In July of 1890, Mueller found himself missing money as part of a embezzling scheme by a butcher named Emil V. Koessel. Both men were part of the Robert Blum Lodge in Minneapolis. On July 12th of 1890, Mueller committed suicide over the fallout, supposedly using a folder to reach the trigger of a Winchester long rifle. After his death, Koessel was found and went to jail, but would claim the real embezzling scheme was from Mr. Mueller. 

Here's your sign

Antique Green Seal Beer Sign at Industrial Artifacts


On July 15, 1890, less than a week after Mueller's untimely demise, the four companies of John Orth Brewing Company, Heinrich Brewing Association, F.D. Noerenberg Brewery and Malt House, and Germania Brewing Company merged to become Minneapolis Brewing & Malting Company with John Orth as president. Each brewery continued to produce beers, but in order to be a viable competitor in the big leagues, a new facility needed to be build. In 1892, a new complex was built at 1215 Northeast Marshall Street. Over the next 10 years, Minneapolis Brewing would produce an annual production capacity of half-million barrels.

Minneapolis Brewing Golden Grain Belt Bock Beer ad and photograph from a tavern or pup


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In 1893, the company was incorporated under the name Minneapolis Brewing Company with Matthias J. Bofferding as president, who also died by suicide in September (money problems). But before his departure, Golden Grain Belt Beer was introduced for the first time, “Grain Belt” referring to the midwest’s “amber waves of grain,” as described in Katharine Lee Bates’ America, the Beautiful (1913).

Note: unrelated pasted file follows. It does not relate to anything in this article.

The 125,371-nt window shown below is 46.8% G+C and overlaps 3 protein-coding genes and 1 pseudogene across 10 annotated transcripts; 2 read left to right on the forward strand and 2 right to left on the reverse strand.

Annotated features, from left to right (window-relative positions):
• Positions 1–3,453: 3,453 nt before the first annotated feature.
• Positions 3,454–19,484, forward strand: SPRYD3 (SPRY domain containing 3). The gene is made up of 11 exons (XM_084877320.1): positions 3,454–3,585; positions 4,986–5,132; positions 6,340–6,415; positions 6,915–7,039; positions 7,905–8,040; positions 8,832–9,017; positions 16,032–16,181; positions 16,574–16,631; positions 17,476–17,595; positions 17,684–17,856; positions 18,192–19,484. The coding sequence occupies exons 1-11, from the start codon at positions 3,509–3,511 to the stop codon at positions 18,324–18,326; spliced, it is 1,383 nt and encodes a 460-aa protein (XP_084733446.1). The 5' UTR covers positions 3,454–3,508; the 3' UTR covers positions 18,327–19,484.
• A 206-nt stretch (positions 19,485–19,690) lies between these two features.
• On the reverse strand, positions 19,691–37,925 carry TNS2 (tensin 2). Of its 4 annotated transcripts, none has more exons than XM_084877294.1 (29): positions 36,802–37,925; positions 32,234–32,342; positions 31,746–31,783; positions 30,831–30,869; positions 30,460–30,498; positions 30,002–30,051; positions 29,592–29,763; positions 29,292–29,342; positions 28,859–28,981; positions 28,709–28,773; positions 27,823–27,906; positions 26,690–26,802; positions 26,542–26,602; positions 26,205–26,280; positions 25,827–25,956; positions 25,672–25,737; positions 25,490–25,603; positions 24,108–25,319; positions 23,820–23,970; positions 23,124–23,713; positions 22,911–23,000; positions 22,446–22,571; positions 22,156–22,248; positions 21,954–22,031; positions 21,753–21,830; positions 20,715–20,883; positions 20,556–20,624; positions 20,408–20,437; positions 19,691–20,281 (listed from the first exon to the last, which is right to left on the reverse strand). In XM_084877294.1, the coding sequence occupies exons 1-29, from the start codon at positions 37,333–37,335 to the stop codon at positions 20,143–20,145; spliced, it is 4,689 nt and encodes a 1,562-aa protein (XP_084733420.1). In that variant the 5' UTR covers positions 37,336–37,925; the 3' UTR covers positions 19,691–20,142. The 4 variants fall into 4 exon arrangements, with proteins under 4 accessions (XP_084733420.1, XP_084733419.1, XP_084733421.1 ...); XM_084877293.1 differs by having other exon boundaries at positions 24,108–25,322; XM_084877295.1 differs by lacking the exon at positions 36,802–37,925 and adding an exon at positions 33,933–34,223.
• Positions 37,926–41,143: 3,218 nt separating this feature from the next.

Grain Belt Park and Grain Belt Beer advertising

The new facility was a massive leap forward in the technology with glass-lined tanks, atmosphere control, and using “carbonic acid gas pressure” to force the beer from the tanks to fill 14,000 bottles per hour without the beer ever touching outside air. The process included pasteurization, and automatic label making.

Antique Oak Counter

Antique General Store Counter at Industrial Artifacts


Minneapolis Brewing Company tried their best to adapt after the passing of the Volstead Act under the name Golden Grain Juice Company, but eventually succumbed to Prohibition in 1927, and remained closed until 1933 when Prohibition was repealed.

Grain Belt Beer at a mock Prohibition meeting

Even more disastrous was the 1970s when businessman Irwin Jacobs bought the company by strong-arming the Board of Directors, only to turn around and sell it all to G. Heileman Brewing Company from La Crosse, Wisconsin. In 1975, after 85 years in business, the company was sold off for parts and Grain Belt Beer was no more. 

In case you're interested, Irwin Jacobs did THIS, and it was also due to money problems. 

But all is not lost for the North Star State.  Rising on the horizon of 1991, Minnesota Brewing operating out of the old Schmidt brewery in St. Paul, purchased the Grain Belt brands from G. Heileman, and returned the Grain Belt brand to the Land of a Thousand Lakes.  In 2002, Minnesota Brewing shut down and sold the Grain Belt brands to August Schell Brewing of New Ulm, where it remains in production today. If you're over 21, check your local beer supplier.